St. Patrick, A True Irish Legend
Lets see how Irish you really are...
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Saint Patrick 385 - 421
Legend and Lore of Saint Patrick
Legend portrays Saint Patrick as being on a 40 day fast when he banished all snakes/serpents from the Isle of Ireland. Based on all known scientific evidence, post glacial Ireland never had snakes. Neither did New Zealand, Iceland, Greenland or Antarctica. It was virtually impossible for snakes to travel across the ocean from Scotland or Britain to make a home of Ireland. It is possible that the banishing of the snakes lore is a metaphor as the serpent was a symbol of the pagan Druids.
The shamrock, as legend has it, was used by Saint Patrick as a parable to identify the Holy Trinity, the basis of Christianity, of the Father, Son and Holy Spirit. For this reason, the shamrock has become a distinctive symbol of the modern day celebration of Saint Patrick’s Day. The pagans, however, also saw the shamrock as sacred because of its green color and three leaves representing rebirth and eternal life. Also, the number three was a sacred number in the pagan religion in ancient Ireland.
Regardless, the beloved Saint Patrick is responsible for bringing the Christian religion to Ireland.
A short bio of Saint Patrick
Saint Patrick was born approximately 385 AD, and died approximately 421 AD. His birth place has been debated for centuries. Some say he was born in Roman controlled Britain, Scotland or Wales. When he was young, he was kidnapped from Wales by Irish raiders and taken to Ireland to be sold into slavery. He was only 16 years old. However, at the age of 22 he escaped Ireland and was reunited with his family.
Several years later, he did return to Ireland as an ordained Bishop, sent by Pope Celestine I after he joined the Catholic Church. He was the first Bishop assigned to Ireland. He was later promoted to Patron Saint of Ireland. The native Druids saw Saint Patrick and other Christian Missionaries as a threat. Saint Patrick was beaten and robbed of all he had.
One Druid prophecy reads:
“Across the sea will come Adze-head, crazed in the head, his cloak with hole for the head, his stick bent in the head. He will chant impieties from a table in the front of his house; all his people will answer, “so be it, so be it.” *Per Wikipedia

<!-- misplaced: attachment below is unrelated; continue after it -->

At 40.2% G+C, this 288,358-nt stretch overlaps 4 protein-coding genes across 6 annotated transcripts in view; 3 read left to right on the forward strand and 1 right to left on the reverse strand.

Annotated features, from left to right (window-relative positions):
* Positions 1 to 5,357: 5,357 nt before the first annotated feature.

If you liked that story, check out this one:
- Beyond St. Patrick's Day: The Hinges of History - Turning Points and How the Irish Saved Ci
The book series by Thomas Cahill entitled "The Hinges of History" contains his in-depth examination of the history of the world, often seen through the eyes of major ethnic groups. Mr. Cahill has demonstrated major contributions of many ethnic people
How Irish are you?
I hope you found this interesting and have developed a new reason to celebrate Saint Patrick’s Day this year. There is obviously much more to it than green beer and funny hats. Have a happy and safe Irish, Christian holiday!
May the road rise to meet you,
May the wind be always at your back.
May the sun shine warm upon your face,
The rains fall soft upon your fields.
And until we meet again,
May God hold you in the palm of his hand.
May God be with you and bless you:
May you see your children's children.
May you be poor in misfortune,
Rich in blessings.
May you know nothing but happiness
From this day forward.
May the road rise up to meet you
May the wind be always at your back
May the warm rays of sun fall upon your home
And may the hand of a friend always be near.
May green be the grass you walk on,
May blue be the skies above you,
May pure be the joys that surround you,
May true be the hearts that love you.
As always, I certainly hope this was helpful.
"Be kind to one another" ~ Ellen
God Bless You ~ Margaret Sullivan